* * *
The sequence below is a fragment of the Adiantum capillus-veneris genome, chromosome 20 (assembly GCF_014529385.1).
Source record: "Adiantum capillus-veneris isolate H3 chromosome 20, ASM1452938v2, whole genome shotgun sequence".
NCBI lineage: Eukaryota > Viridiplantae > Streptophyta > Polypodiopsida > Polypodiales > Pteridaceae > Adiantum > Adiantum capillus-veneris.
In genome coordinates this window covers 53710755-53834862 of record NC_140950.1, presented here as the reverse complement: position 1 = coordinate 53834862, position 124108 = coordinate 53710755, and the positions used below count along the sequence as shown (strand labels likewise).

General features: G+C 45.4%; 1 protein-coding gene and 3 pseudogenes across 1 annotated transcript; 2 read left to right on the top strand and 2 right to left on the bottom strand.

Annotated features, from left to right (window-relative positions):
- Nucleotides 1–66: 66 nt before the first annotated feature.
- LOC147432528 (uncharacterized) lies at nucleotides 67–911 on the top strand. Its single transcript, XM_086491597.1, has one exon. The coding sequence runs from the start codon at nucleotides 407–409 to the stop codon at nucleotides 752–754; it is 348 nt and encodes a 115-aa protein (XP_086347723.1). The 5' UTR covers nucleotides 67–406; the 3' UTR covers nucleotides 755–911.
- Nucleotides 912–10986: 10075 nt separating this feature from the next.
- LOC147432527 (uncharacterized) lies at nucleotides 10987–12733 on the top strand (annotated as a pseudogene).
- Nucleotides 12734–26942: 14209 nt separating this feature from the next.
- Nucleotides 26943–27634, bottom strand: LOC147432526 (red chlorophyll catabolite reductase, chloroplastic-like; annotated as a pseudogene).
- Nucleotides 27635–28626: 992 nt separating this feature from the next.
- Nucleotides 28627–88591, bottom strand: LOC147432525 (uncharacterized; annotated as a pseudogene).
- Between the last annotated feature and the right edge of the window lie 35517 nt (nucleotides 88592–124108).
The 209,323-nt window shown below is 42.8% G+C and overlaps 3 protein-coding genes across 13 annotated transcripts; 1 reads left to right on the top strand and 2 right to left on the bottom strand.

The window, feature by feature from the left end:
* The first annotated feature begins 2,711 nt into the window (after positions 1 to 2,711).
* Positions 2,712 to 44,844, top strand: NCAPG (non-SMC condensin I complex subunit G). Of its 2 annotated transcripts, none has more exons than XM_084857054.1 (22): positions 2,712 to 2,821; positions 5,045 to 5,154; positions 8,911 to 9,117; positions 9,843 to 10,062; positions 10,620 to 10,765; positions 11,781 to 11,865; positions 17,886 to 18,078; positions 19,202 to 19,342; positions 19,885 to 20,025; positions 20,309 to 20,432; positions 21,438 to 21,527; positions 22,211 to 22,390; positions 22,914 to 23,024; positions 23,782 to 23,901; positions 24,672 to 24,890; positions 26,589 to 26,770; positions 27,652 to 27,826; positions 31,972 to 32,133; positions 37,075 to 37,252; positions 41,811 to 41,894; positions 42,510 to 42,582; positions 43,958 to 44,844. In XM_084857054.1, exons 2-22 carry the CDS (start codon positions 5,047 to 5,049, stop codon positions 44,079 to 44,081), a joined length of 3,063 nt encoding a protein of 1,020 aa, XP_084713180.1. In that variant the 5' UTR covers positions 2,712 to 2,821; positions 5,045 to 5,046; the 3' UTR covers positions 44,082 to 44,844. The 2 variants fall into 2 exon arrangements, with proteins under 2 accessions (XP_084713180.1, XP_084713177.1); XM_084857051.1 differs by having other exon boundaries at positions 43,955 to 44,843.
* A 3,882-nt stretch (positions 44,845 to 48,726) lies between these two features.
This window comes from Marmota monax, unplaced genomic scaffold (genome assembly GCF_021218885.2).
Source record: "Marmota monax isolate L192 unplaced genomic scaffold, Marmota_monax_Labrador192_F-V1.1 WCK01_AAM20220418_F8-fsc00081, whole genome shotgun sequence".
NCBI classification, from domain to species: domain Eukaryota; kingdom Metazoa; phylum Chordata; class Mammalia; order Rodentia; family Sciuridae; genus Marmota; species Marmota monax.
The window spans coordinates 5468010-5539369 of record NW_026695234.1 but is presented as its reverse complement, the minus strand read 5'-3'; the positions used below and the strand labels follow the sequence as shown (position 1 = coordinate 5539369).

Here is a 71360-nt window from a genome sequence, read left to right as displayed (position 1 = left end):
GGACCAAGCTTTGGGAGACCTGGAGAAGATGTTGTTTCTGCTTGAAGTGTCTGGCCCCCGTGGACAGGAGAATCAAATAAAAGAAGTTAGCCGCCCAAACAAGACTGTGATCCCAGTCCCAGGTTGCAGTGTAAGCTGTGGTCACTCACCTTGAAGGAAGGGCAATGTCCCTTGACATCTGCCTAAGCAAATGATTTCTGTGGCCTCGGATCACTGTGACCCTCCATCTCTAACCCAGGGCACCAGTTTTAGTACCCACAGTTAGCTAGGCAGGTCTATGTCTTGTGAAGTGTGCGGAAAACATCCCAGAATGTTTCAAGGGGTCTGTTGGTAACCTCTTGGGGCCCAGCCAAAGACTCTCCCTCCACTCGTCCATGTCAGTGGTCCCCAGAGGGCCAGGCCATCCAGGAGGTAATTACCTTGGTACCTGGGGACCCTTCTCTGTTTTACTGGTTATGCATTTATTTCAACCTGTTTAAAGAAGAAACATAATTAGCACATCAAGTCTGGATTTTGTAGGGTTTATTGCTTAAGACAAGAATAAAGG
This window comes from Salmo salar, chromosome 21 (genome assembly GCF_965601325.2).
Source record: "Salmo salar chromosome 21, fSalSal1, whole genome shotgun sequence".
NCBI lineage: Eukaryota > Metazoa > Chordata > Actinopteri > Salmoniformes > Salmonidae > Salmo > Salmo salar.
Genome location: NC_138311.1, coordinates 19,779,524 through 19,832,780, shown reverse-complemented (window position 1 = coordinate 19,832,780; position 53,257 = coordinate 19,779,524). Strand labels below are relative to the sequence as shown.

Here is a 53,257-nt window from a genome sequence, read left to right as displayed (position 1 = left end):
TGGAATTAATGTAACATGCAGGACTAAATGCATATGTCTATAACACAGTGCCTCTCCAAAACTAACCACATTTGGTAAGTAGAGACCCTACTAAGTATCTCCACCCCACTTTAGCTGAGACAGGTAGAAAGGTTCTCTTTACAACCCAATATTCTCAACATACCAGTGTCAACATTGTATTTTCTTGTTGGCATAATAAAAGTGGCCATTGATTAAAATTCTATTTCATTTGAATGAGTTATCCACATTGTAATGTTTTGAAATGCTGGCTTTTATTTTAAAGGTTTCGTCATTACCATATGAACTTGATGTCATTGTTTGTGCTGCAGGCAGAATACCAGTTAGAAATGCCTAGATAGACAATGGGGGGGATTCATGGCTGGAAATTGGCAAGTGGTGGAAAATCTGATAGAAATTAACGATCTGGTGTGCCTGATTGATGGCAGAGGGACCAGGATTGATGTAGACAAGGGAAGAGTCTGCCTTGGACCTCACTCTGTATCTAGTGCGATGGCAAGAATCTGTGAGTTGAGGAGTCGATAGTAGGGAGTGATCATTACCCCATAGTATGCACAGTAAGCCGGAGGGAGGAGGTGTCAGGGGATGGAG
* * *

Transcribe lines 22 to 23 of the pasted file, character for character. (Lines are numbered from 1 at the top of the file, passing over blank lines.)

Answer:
Source record: "Marmota monax isolate L192 unplaced genomic scaffold, Marmota_monax_Labrador192_F-V1.1 WCK01_AAM20220418_F8-fsc00081, whole genome shotgun sequence".
NCBI classification, from domain to species: domain Eukaryota; kingdom Metazoa; phylum Chordata; class Mammalia; order Rodentia; family Sciuridae; genus Marmota; species Marmota monax.